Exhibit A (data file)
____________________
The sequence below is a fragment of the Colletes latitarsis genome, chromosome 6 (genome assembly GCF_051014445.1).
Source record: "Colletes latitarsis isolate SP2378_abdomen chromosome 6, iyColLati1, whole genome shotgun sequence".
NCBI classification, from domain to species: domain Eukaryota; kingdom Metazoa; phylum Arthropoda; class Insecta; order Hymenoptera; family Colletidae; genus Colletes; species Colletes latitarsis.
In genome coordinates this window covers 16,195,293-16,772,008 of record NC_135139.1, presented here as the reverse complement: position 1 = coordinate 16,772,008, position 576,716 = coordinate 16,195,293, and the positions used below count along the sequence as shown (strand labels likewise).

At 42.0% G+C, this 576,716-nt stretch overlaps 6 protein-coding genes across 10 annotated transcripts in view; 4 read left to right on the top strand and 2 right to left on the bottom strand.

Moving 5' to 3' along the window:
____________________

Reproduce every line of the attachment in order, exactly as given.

The sequence below is a fragment of the Colletes latitarsis genome, chromosome 6 (genome assembly GCF_051014445.1).
Source record: "Colletes latitarsis isolate SP2378_abdomen chromosome 6, iyColLati1, whole genome shotgun sequence".
NCBI classification, from domain to species: domain Eukaryota; kingdom Metazoa; phylum Arthropoda; class Insecta; order Hymenoptera; family Colletidae; genus Colletes; species Colletes latitarsis.
In genome coordinates this window covers 16,195,293-16,772,008 of record NC_135139.1, presented here as the reverse complement: position 1 = coordinate 16,772,008, position 576,716 = coordinate 16,195,293, and the positions used below count along the sequence as shown (strand labels likewise).

At 42.0% G+C, this 576,716-nt stretch overlaps 6 protein-coding genes across 10 annotated transcripts in view; 4 read left to right on the top strand and 2 right to left on the bottom strand.

Moving 5' to 3' along the window: